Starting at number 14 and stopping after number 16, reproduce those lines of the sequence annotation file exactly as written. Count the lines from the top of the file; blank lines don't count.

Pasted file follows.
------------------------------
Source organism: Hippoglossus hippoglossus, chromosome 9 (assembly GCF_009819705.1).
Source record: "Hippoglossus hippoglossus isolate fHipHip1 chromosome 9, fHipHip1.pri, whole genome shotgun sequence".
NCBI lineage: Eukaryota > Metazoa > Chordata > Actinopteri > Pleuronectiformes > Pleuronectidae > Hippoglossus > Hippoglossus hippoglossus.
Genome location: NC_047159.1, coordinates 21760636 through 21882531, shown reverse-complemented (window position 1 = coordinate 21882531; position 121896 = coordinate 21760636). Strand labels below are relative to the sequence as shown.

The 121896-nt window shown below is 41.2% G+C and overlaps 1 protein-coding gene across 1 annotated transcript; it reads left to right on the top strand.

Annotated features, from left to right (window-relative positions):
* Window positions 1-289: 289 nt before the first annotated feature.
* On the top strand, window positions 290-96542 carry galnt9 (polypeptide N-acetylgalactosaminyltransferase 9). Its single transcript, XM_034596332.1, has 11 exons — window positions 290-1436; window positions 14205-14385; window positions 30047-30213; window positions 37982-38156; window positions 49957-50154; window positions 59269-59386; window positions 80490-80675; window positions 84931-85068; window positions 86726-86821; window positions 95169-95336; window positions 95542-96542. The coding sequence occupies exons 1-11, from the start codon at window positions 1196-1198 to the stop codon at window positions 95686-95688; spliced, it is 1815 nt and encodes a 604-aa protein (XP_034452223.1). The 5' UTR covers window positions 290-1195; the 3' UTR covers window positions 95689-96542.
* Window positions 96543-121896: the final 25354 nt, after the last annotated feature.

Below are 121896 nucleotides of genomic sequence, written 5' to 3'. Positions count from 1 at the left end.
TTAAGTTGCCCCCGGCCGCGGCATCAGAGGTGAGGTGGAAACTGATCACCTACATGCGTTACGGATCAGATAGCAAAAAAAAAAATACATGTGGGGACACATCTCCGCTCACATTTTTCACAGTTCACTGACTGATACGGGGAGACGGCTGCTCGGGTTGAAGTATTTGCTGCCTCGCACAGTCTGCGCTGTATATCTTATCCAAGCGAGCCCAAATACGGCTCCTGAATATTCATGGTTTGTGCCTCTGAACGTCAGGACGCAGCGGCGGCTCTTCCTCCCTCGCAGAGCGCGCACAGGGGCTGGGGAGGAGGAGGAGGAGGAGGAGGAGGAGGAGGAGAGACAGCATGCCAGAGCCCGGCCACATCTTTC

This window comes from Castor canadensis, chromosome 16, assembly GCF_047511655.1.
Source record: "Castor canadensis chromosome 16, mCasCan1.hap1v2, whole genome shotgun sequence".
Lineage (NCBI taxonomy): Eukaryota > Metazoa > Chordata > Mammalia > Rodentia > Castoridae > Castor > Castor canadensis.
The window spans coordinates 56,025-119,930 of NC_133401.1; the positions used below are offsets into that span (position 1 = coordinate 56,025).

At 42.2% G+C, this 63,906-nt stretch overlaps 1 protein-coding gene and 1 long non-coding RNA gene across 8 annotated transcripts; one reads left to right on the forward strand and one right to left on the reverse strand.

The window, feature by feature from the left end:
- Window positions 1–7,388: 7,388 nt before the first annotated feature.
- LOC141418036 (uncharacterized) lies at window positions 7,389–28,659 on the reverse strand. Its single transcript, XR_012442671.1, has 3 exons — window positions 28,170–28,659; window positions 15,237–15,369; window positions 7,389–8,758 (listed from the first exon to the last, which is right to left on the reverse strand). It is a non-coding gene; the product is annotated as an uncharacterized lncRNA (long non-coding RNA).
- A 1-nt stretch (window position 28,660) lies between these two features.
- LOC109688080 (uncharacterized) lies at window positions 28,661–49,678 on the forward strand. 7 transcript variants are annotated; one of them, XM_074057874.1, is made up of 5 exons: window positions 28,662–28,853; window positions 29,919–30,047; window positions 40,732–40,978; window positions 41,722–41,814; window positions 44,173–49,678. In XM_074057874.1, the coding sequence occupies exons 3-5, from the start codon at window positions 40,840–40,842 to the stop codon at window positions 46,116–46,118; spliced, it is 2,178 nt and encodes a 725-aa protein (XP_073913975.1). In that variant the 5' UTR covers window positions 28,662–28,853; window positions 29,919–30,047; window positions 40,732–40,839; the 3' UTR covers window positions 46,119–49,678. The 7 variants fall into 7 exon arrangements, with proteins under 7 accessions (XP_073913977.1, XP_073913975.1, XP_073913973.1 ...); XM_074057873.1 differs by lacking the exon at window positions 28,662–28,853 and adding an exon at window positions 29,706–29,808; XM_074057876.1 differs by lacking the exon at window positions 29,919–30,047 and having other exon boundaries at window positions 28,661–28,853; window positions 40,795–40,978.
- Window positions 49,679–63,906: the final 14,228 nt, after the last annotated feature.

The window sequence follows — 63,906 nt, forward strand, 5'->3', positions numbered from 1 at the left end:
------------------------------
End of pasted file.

Lineage (NCBI taxonomy): Eukaryota > Metazoa > Chordata > Mammalia > Rodentia > Castoridae > Castor > Castor canadensis.
The window spans coordinates 56,025-119,930 of NC_133401.1; the positions used below are offsets into that span (position 1 = coordinate 56,025).

At 42.2% G+C, this 63,906-nt stretch overlaps 1 protein-coding gene and 1 long non-coding RNA gene across 8 annotated transcripts; one reads left to right on the forward strand and one right to left on the reverse strand.